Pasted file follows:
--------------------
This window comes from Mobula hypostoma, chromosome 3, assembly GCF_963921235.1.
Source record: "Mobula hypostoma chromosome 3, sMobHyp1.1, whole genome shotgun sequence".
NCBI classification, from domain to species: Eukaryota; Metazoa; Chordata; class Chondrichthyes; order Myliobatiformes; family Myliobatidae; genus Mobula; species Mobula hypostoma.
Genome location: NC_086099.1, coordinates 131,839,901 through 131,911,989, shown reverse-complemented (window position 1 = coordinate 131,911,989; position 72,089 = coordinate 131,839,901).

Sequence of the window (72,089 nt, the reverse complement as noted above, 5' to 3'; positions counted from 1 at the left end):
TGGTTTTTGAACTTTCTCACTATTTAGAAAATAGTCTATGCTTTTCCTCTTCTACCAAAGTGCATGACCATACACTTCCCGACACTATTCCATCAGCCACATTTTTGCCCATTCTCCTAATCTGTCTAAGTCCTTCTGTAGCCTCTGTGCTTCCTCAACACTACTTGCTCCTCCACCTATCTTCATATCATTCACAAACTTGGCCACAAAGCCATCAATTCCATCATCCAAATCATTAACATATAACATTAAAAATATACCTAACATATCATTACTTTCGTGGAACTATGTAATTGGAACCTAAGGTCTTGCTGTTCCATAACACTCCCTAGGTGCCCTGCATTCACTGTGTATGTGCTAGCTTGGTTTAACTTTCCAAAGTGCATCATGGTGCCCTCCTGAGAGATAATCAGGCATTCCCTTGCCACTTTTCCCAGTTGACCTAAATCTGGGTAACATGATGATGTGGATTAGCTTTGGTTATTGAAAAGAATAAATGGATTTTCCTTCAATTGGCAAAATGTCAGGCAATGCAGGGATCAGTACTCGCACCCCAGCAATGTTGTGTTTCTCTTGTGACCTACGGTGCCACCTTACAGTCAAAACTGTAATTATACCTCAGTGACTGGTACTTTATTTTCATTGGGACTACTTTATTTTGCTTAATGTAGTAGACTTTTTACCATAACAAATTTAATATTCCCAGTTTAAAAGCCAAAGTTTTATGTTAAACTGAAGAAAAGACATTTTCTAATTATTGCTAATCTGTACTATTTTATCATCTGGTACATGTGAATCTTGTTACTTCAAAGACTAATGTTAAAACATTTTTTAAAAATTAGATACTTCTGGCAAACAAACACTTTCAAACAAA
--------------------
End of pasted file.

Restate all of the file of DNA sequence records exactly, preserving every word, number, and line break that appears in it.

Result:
This window comes from Mobula hypostoma, chromosome 3, assembly GCF_963921235.1.
Source record: "Mobula hypostoma chromosome 3, sMobHyp1.1, whole genome shotgun sequence".
NCBI classification, from domain to species: Eukaryota; Metazoa; Chordata; class Chondrichthyes; order Myliobatiformes; family Myliobatidae; genus Mobula; species Mobula hypostoma.
Genome location: NC_086099.1, coordinates 131,839,901 through 131,911,989, shown reverse-complemented (window position 1 = coordinate 131,911,989; position 72,089 = coordinate 131,839,901).

Sequence of the window (72,089 nt, the reverse complement as noted above, 5' to 3'; positions counted from 1 at the left end):
TGGTTTTTGAACTTTCTCACTATTTAGAAAATAGTCTATGCTTTTCCTCTTCTACCAAAGTGCATGACCATACACTTCCCGACACTATTCCATCAGCCACATTTTTGCCCATTCTCCTAATCTGTCTAAGTCCTTCTGTAGCCTCTGTGCTTCCTCAACACTACTTGCTCCTCCACCTATCTTCATATCATTCACAAACTTGGCCACAAAGCCATCAATTCCATCATCCAAATCATTAACATATAACATTAAAAATATACCTAACATATCATTACTTTCGTGGAACTATGTAATTGGAACCTAAGGTCTTGCTGTTCCATAACACTCCCTAGGTGCCCTGCATTCACTGTGTATGTGCTAGCTTGGTTTAACTTTCCAAAGTGCATCATGGTGCCCTCCTGAGAGATAATCAGGCATTCCCTTGCCACTTTTCCCAGTTGACCTAAATCTGGGTAACATGATGATGTGGATTAGCTTTGGTTATTGAAAAGAATAAATGGATTTTCCTTCAATTGGCAAAATGTCAGGCAATGCAGGGATCAGTACTCGCACCCCAGCAATGTTGTGTTTCTCTTGTGACCTACGGTGCCACCTTACAGTCAAAACTGTAATTATACCTCAGTGACTGGTACTTTATTTTCATTGGGACTACTTTATTTTGCTTAATGTAGTAGACTTTTTACCATAACAAATTTAATATTCCCAGTTTAAAAGCCAAAGTTTTATGTTAAACTGAAGAAAAGACATTTTCTAATTATTGCTAATCTGTACTATTTTATCATCTGGTACATGTGAATCTTGTTACTTCAAAGACTAATGTTAAAACATTTTTTAAAAATTAGATACTTCTGGCAAACAAACACTTTCAAACAAA